Using Your Mala to Recite Mantra

by Thea Cowsky

om tareWhat is mantra?

Mantra is a series of sacred sounds or syllables that are repeated over and over and carries spiritual energy as it is expressed. In Sanskrit ‘man’ means to think and ‘tra’ means to protect or to free from (the bondage of the phenomenal world). So recitation of mantra is a protection of the mind by focusing and purifying.
The mantra is repeated over and over as a prayer, meditation, invocation or object of concentration. It can be one syllable or several syllables.

Using the mala

how to use a mala for mantra

The mala is the tool used while reciting mantra that helps to focus the mind and to count repetitions of the mantra. It represents a flow of nectar as one is reciting the sacred sounds. A Buddhist mala and Hindu (japa) normally have 108 beads.

Starting Mantra Meditation Practice

The Buddhist tradition teaches one to adjust your motivation so that you wish to do the mantra recitation for the benefit of all living beings. This increases the positive effects for others as well as oneself.
The mala is held in the left (receiving) hand while reciting. The mala can be held at the level of the heart as an expression of devotion if you wish. The beads of the mala are moved one by one as the mantra is recited, starting next to the larger central ‘Guru bead’ which represents Buddha, God, The Eternal. When you reach the Guru bead again the mala is turned and you continue on in that direction. Since the Guru bead represents the Buddha or the Devine, one does not cross over it.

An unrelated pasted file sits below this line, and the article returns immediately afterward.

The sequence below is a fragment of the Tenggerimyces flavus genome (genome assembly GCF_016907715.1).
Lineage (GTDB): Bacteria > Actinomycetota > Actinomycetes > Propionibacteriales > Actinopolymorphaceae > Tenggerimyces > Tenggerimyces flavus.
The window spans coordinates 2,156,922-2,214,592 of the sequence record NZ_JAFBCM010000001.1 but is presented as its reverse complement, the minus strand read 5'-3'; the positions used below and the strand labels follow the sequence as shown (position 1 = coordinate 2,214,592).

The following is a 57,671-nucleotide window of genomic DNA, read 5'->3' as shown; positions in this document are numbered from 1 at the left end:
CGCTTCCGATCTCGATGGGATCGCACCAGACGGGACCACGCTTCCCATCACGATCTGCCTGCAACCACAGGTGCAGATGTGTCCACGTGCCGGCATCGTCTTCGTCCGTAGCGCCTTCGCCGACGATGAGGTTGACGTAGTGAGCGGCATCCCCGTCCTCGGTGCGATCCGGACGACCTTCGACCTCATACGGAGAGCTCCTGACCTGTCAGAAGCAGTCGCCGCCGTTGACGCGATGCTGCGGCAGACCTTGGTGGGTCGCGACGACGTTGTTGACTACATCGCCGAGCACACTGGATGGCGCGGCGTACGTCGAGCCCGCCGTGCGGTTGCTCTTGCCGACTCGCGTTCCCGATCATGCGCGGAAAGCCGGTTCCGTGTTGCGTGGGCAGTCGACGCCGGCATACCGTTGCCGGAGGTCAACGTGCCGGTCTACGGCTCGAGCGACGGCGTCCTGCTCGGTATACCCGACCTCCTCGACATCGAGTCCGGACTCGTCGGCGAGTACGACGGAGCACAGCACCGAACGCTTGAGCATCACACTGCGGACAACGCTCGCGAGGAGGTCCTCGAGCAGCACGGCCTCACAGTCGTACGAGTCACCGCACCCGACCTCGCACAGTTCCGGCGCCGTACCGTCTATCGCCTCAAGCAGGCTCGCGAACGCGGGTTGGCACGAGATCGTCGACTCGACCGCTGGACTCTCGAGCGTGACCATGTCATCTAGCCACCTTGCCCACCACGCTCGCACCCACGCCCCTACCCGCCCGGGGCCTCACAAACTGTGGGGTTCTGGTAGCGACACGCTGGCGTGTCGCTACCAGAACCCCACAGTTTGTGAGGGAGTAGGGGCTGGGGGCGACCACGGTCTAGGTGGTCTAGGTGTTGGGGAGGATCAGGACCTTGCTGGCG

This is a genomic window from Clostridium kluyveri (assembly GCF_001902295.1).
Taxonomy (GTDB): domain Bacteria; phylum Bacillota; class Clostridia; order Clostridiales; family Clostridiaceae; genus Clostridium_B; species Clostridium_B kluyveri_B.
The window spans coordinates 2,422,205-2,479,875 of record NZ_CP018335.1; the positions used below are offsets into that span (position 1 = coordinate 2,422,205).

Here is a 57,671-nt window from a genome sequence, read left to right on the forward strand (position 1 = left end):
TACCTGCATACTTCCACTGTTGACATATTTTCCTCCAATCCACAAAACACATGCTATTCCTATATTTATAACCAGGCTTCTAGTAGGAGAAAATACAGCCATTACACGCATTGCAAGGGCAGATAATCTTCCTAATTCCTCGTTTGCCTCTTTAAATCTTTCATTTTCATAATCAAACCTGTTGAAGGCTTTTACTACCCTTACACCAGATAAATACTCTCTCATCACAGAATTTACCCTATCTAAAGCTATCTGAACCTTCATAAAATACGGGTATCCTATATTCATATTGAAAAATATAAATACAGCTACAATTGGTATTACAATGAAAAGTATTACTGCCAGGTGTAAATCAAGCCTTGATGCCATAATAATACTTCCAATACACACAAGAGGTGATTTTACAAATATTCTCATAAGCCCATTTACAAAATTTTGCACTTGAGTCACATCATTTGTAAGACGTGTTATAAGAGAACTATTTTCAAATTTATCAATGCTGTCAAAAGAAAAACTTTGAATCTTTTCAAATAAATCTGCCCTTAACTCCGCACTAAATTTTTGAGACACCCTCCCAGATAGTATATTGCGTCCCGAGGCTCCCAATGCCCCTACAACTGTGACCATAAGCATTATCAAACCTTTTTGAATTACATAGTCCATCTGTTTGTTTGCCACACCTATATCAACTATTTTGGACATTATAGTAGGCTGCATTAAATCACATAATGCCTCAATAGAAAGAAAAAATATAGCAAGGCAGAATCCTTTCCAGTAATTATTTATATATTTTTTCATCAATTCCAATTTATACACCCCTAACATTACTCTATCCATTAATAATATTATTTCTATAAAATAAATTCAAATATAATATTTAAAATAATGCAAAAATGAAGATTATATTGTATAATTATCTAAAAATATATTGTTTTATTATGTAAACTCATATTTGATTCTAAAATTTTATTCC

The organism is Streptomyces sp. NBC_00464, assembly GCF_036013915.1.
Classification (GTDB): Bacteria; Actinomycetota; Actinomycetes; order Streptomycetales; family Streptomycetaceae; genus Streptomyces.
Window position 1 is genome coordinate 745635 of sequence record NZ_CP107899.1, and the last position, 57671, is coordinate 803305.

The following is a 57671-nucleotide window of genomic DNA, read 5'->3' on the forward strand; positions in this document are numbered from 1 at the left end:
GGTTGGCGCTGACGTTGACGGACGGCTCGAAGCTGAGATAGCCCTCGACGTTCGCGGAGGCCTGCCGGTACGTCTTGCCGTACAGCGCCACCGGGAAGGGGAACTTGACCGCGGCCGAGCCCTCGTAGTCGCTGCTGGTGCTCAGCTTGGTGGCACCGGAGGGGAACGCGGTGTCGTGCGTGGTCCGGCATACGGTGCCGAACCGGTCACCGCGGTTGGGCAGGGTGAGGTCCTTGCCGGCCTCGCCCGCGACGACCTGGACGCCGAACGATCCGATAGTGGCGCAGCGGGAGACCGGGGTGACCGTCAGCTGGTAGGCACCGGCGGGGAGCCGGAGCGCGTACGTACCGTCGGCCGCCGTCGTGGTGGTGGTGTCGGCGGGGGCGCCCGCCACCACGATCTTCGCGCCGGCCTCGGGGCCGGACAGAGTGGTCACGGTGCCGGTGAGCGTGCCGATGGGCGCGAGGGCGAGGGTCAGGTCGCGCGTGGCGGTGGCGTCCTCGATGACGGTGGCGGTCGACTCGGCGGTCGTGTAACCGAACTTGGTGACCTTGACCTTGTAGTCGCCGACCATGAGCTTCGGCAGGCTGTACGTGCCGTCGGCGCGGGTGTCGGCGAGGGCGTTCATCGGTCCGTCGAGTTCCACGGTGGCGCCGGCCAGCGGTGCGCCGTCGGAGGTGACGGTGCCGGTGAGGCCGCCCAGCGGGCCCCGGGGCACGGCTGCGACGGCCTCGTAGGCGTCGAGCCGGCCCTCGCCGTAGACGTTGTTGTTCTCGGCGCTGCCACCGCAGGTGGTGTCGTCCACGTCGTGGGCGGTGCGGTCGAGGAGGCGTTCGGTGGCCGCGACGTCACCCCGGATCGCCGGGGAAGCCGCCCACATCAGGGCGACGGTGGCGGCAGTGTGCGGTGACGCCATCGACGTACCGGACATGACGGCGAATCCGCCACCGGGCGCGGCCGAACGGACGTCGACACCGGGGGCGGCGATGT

It is sometimes said that mantra sounds like the buzzing of bees, loud enough to hear but not ‘loud’.
Formal mantra practice is nice to do early in the morning when the mind is most clear and the environment is most calm. Mantra can also be done any time during the day to bring the mind back to center and connection with the heart-mind. Reciting mantra and holding your mala can be very supportive anytime of day or night. Using mantra in challenging times or during lunch break helps to refocus and renew.

See Tara Mantra, or instructional aids (cd’s & books).

Contributing author Kate Cowsky

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